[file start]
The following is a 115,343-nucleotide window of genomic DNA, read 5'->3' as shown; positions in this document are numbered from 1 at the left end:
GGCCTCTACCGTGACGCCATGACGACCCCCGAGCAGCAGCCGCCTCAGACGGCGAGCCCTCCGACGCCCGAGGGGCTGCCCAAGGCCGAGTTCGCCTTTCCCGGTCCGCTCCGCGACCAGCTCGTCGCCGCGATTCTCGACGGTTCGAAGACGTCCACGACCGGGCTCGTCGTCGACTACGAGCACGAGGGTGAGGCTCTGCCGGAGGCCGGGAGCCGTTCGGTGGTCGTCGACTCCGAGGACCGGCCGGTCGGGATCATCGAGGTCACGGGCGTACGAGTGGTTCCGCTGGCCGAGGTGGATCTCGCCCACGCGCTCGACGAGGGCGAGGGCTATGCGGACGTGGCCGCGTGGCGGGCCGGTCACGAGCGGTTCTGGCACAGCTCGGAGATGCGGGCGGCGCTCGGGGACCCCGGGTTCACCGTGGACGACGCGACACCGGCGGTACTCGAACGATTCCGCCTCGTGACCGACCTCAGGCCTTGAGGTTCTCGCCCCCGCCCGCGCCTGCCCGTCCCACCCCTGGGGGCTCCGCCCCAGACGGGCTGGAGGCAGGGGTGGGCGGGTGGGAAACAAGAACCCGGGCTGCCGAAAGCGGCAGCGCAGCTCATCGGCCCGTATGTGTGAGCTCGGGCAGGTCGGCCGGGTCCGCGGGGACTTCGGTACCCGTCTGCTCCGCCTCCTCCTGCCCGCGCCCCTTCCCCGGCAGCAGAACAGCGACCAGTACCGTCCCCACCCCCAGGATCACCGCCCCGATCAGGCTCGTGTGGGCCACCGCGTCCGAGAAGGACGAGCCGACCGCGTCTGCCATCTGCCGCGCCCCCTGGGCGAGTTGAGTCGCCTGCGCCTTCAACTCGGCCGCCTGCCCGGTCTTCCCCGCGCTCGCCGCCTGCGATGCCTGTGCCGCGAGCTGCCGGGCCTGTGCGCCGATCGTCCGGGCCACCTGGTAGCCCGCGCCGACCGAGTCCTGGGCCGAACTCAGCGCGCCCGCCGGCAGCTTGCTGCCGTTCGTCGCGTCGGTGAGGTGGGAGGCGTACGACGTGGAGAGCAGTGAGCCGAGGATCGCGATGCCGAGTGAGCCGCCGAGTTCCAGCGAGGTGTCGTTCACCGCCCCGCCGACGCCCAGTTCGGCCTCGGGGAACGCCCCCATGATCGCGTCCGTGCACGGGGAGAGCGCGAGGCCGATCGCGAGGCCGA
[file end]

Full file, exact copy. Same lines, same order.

The following is a 115,343-nucleotide window of genomic DNA, read 5'->3' as shown; positions in this document are numbered from 1 at the left end:
GGCCTCTACCGTGACGCCATGACGACCCCCGAGCAGCAGCCGCCTCAGACGGCGAGCCCTCCGACGCCCGAGGGGCTGCCCAAGGCCGAGTTCGCCTTTCCCGGTCCGCTCCGCGACCAGCTCGTCGCCGCGATTCTCGACGGTTCGAAGACGTCCACGACCGGGCTCGTCGTCGACTACGAGCACGAGGGTGAGGCTCTGCCGGAGGCCGGGAGCCGTTCGGTGGTCGTCGACTCCGAGGACCGGCCGGTCGGGATCATCGAGGTCACGGGCGTACGAGTGGTTCCGCTGGCCGAGGTGGATCTCGCCCACGCGCTCGACGAGGGCGAGGGCTATGCGGACGTGGCCGCGTGGCGGGCCGGTCACGAGCGGTTCTGGCACAGCTCGGAGATGCGGGCGGCGCTCGGGGACCCCGGGTTCACCGTGGACGACGCGACACCGGCGGTACTCGAACGATTCCGCCTCGTGACCGACCTCAGGCCTTGAGGTTCTCGCCCCCGCCCGCGCCTGCCCGTCCCACCCCTGGGGGCTCCGCCCCAGACGGGCTGGAGGCAGGGGTGGGCGGGTGGGAAACAAGAACCCGGGCTGCCGAAAGCGGCAGCGCAGCTCATCGGCCCGTATGTGTGAGCTCGGGCAGGTCGGCCGGGTCCGCGGGGACTTCGGTACCCGTCTGCTCCGCCTCCTCCTGCCCGCGCCCCTTCCCCGGCAGCAGAACAGCGACCAGTACCGTCCCCACCCCCAGGATCACCGCCCCGATCAGGCTCGTGTGGGCCACCGCGTCCGAGAAGGACGAGCCGACCGCGTCTGCCATCTGCCGCGCCCCCTGGGCGAGTTGAGTCGCCTGCGCCTTCAACTCGGCCGCCTGCCCGGTCTTCCCCGCGCTCGCCGCCTGCGATGCCTGTGCCGCGAGCTGCCGGGCCTGTGCGCCGATCGTCCGGGCCACCTGGTAGCCCGCGCCGACCGAGTCCTGGGCCGAACTCAGCGCGCCCGCCGGCAGCTTGCTGCCGTTCGTCGCGTCGGTGAGGTGGGAGGCGTACGACGTGGAGAGCAGTGAGCCGAGGATCGCGATGCCGAGTGAGCCGCCGAGTTCCAGCGAGGTGTCGTTCACCGCCCCGCCGACGCCCAGTTCGGCCTCGGGGAACGCCCCCATGATCGCGTCCGTGCACGGGGAGAGCGCGAGGCCGATCGCGAGGCCGA